Counting points in overlapping polygons using GeoPandas

I have converted a 200m x 200m point grid of Greater London into a multypolygon 500m radius buffer layer for each point in the grid. What this means is that I have over 100,000 overlapping polygons.

I also have a years worth of crime data as a point layer with lat longs (over 1.1million crimes x 12 columns of data)

I am trying to find the most efficient way to count the number of crime points in each polygon buffer. As the polygon buffers are overlapping the crime points will overlap too for all of the buffers.

The spatial join in GeoPandas doesn't seem to work, maybe because the polygons are overlapping?

If I use "inner" join I just get a blank dataframe back. If I use "left" join then I just get all the crime rows (1.1million) with the buffer polygon columns to the right all as "nan". And vice versa if I use "right" join - just the buffer rows (100,000) with crime columns as nan. See the code below:

``````import pandas as pd
import geopandas as gpd
from geopandas import GeoDataFrame, read_file, points_from_xy

#import buffer polygon layer

#import crime csv

#drop nan rows from coords
crime2 = crime[crime['Longitude'].notna()]

#geocode crime points
gCrime = GeoDataFrame(crime2, geometry=points_from_xy(crime2['Longitude'], crime2['Latitude']))

#set equal crs
gCrime.crs = gBuffer.crs

#spatial join data
BufferCrime = gpd.sjoin(gCrime, gBuffer, how="inner")
``````

The other solution is to iterate over each polygon and count the number of points but this will take forever given that it has to do 100,000 x 1,100,000 iterations.

``````# Loop over polygons with index i.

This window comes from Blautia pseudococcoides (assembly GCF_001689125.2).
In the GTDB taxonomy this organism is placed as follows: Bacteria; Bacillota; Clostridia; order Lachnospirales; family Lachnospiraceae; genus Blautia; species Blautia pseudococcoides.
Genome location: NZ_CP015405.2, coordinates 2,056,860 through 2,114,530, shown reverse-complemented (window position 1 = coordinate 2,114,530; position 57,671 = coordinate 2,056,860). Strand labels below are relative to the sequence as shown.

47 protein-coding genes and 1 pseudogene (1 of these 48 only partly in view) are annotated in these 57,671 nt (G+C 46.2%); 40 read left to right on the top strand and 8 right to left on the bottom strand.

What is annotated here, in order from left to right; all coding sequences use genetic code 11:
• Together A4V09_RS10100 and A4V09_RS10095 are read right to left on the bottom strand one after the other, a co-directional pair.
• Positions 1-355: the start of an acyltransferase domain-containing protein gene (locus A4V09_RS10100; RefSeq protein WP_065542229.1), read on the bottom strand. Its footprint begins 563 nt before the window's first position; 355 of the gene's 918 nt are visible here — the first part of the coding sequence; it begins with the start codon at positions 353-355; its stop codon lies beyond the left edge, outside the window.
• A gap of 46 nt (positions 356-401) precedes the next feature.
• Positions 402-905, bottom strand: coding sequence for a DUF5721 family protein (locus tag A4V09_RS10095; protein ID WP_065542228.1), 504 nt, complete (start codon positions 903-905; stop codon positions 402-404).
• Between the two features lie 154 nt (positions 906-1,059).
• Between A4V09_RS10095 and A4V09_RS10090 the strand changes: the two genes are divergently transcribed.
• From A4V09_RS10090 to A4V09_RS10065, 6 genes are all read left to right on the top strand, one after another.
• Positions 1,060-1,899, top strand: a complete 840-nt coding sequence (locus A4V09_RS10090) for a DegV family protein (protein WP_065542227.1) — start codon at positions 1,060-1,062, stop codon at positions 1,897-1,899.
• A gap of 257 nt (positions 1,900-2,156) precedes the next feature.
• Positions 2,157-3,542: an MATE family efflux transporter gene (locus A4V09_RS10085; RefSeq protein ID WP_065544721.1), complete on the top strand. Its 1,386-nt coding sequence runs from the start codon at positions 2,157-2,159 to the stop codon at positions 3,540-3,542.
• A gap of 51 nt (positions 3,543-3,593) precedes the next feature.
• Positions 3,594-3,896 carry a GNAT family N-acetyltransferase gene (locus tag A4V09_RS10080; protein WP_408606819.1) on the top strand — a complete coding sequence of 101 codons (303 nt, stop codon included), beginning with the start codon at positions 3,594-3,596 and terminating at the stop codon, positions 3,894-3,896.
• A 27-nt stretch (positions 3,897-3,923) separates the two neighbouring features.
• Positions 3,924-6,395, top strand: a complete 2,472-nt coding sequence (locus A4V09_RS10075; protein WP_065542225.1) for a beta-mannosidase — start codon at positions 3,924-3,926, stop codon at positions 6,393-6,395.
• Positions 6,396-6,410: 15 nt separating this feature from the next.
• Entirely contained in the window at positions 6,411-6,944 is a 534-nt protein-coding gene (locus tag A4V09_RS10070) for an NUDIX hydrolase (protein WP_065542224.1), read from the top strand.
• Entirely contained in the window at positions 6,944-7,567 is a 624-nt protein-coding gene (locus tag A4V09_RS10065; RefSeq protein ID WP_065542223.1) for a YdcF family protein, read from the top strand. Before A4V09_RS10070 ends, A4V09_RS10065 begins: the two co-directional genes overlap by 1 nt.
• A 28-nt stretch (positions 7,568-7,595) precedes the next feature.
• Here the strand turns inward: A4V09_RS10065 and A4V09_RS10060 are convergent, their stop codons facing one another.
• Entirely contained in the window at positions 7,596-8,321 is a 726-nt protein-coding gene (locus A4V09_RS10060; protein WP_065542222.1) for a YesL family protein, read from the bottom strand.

for i, poly in gBuffer.iterrows():

#list of points in this poly
pts_in_this_poly = []

#loop over all points
for j, pt in gCrime.iterrows():
if poly.geometry.contains(pt.geometry):
# Add it to the list
pts_in_this_poly.append(pt.geometry)

pts_in_polys.append(len(pts_in_this_poly))

gBuffer['number of Crime points'] = gpd.GeoSeries(pts_in_polys)
``````

How can I solve this problem?

You can play it a bit smart and use some numerical calculations to make your code more efficient.

It is better to iterate over polygons. Although it is 100,000, you only need to do it once so your PC can handle it.

lets import the data

``````crime = read_csv('2020-2021 London Crime.csv')

#drop nan rows from coords
crime2 = crime[crime['Longitude'].notna()]

#geocode crime points
gCrime = GeoDataFrame(crime2, geometry=points_from_xy(crime2['Longitude'], crime2['Latitude']))
``````

In order to simplify the `sjoin` operation, we need the bounds of each feature of your buffers:

``````#import buffer polygon layer

gBuffer [['minx','miny','maxx','maxy']] = gBuffer.geometry.bounds
``````

Now we are going to iterate over buffers. We can use the buffer bounds to filter the points and then use the spatial join. This will reduce the cross-match between all of the points and the polygons.

``````joined_result = gpd.GeoDataFrame()
for i, poly in gBuffer.iterrows():
selected_points = gCrime[
(gCrime.geometry.x < poly["maxx"]) &
(gCrime.geometry.x > poly["minx"]) &
(gCrime.geometry.y < poly["maxy"]) &
(gCrime.geometry.y > poly["miny"])
]

row = pd.DataFrame(poly).T
row = gpd.GeoDataFrame(row, geometry = 'geometry') # converting row to GDF for sjoin

temp_result = gpd.jsoin(selected_points, row, op='intersects', how='inner')

joined_result = joined_result.append(temp_result, ignore_index=True)
``````

The `joined_result` is your final result. Since you are using a grid, you can use the `selected_points` GDF as the join result if you don't mind the buffer with straight corners:

``````joined_result = gpd.GeoDataFrame()
for i, poly in gBuffer.iterrows():
selected_points = gCrime[
(gCrime.geometry.x < poly["maxx"]) &
(gCrime.geometry.x > poly["minx"]) &
(gCrime.geometry.y < poly["maxy"]) &
(gCrime.geometry.y > poly["miny"])
]

selected_points['buffer_ID'] = poly[<ID VALUE KEY>]
joined_result = joined_result.append(selected_points)
``````

These solutions might take a bit of time, but they will be much less power- and time-consuming Since we are using numerical operations to optimize the spatial join.